Law Schools

This law school will accept the GRE from applicants; will others follow?

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Would-be lawyers applying to the University of Arizona College of Law have an alternative to the Law School Admission Test.

The school has announced it will accept either the Graduate Record Examination or the LSAT, report the National Law Journal (sub. req.), the Wall Street Journal (sub. req.) and the Wall Street Journal Law Blog.

The decision relies on a study finding that performance on the GRE reliably predicted 1L grades for University of Arizona law students. Nearly 100 current and recent graduates of the law school took the GRE in November; the results were compared with their first-year grades.

The University of Arizona College of Law is the first to accept either test, but other law schools may follow suit. The Wake Forest University School of Law and the University of Hawaii School of Law are both studying how well the GRE measures law school success.

The University of Arizona College of Law is forwarding the GRE study results to the ABA. Its law school accreditation standards require law schools to use a “valid and reliable admission test” in admissions.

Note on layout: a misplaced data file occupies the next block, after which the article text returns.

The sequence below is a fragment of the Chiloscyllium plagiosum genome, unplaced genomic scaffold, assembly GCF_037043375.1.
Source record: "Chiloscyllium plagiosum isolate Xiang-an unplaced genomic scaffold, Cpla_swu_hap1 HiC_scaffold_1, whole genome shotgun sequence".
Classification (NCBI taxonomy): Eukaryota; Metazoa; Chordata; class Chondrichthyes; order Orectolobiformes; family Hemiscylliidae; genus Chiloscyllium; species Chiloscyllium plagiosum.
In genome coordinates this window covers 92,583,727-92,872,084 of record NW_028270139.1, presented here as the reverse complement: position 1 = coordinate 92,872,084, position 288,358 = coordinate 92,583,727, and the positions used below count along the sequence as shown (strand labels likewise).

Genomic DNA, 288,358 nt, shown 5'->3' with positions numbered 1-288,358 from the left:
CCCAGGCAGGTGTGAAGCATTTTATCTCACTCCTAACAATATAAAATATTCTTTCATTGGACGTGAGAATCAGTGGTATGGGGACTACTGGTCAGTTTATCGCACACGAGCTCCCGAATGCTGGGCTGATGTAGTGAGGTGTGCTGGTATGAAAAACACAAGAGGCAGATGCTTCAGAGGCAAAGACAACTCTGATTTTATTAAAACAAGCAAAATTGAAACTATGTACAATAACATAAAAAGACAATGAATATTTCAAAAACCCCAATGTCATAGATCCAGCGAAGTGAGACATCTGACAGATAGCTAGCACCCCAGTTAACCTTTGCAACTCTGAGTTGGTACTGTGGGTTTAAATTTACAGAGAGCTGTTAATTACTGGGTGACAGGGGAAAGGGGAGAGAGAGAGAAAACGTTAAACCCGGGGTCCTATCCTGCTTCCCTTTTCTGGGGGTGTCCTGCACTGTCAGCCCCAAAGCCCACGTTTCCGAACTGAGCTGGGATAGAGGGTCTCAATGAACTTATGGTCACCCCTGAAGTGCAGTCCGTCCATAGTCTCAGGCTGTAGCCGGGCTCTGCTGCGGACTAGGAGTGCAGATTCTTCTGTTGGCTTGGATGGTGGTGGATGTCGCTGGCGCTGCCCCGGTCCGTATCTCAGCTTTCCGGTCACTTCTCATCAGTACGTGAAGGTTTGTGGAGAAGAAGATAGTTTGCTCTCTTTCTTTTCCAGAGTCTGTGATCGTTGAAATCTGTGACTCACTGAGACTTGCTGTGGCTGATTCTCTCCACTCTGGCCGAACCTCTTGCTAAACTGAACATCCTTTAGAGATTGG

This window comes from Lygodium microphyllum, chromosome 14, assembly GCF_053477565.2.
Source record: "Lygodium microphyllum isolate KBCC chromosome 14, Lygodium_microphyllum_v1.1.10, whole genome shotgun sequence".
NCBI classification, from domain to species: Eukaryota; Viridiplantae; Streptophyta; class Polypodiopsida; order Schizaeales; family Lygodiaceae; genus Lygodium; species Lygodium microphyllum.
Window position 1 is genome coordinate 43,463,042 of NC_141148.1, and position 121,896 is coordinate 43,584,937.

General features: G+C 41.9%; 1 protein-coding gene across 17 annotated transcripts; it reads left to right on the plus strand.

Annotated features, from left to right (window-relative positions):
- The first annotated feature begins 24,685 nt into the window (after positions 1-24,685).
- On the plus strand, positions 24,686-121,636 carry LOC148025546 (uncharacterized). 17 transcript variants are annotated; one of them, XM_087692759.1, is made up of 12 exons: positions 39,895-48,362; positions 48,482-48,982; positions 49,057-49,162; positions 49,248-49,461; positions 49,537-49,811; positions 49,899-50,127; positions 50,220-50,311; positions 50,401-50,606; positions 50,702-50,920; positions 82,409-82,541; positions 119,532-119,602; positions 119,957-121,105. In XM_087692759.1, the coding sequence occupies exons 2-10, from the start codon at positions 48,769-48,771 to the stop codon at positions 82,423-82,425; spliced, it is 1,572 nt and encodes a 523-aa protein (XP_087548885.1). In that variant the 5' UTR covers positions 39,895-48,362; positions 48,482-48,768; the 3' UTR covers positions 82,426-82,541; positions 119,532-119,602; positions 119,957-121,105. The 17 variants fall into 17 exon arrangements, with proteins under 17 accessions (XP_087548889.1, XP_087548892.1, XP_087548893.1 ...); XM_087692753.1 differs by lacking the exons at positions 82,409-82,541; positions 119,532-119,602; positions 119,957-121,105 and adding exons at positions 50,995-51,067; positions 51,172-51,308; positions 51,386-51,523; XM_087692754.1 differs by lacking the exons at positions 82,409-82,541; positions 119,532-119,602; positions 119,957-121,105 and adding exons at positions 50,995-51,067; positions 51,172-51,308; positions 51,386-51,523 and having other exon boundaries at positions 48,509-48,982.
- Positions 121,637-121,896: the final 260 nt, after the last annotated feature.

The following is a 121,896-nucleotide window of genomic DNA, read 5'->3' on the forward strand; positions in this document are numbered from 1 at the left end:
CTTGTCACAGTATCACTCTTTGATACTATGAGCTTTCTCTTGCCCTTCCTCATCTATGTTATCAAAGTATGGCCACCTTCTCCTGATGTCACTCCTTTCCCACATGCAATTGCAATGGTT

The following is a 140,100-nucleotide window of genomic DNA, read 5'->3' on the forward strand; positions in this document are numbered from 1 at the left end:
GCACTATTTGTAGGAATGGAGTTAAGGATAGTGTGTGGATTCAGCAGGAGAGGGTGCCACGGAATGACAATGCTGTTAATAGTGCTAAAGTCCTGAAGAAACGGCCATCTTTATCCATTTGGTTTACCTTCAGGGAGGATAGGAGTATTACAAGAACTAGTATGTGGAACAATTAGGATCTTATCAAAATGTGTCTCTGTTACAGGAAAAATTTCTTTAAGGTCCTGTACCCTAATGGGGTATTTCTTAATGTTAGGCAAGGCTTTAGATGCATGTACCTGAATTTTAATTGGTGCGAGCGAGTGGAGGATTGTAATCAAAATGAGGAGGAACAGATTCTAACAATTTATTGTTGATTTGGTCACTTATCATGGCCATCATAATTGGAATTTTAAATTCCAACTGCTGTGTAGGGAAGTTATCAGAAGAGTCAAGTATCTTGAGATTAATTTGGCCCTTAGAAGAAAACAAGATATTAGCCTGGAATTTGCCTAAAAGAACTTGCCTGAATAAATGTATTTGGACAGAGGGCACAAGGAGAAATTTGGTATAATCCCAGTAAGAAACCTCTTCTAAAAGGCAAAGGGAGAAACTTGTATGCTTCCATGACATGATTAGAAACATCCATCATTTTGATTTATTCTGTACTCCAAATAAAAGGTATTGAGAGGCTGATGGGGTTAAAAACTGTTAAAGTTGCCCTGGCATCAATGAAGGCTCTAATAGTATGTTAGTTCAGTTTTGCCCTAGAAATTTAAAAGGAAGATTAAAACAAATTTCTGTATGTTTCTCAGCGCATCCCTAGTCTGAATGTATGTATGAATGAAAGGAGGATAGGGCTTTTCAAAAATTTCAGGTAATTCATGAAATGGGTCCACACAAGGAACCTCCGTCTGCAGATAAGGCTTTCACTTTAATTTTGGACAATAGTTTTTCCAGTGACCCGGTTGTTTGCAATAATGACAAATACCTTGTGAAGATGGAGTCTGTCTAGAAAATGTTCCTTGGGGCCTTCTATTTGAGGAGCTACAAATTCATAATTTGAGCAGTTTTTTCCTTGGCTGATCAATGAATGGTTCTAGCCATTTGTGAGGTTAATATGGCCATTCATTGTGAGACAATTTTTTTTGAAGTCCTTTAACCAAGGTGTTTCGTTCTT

Law dean Marc Miller told the National Law Journal that the GRE offers several advantages for applicants. It is administered year-round (compared to four times a year for the LSAT), and scores are available immediately (compared to about three weeks after the exam for the LSAT).

The University of Arizona will also benefit, Miller said, because it could make the school appealing to those who want to pursue joint degrees without investing time to prepare for the LSAT. He also said the test is often taken during students’ junior year of college, giving them more time to consider applying to the school.

Jeff Thomas, executive director of prelaw programs at Kaplan Test Prep, suggested another benefit in a Wall Street Journal interview. “The GRE is regarded as the easier test,” he said.

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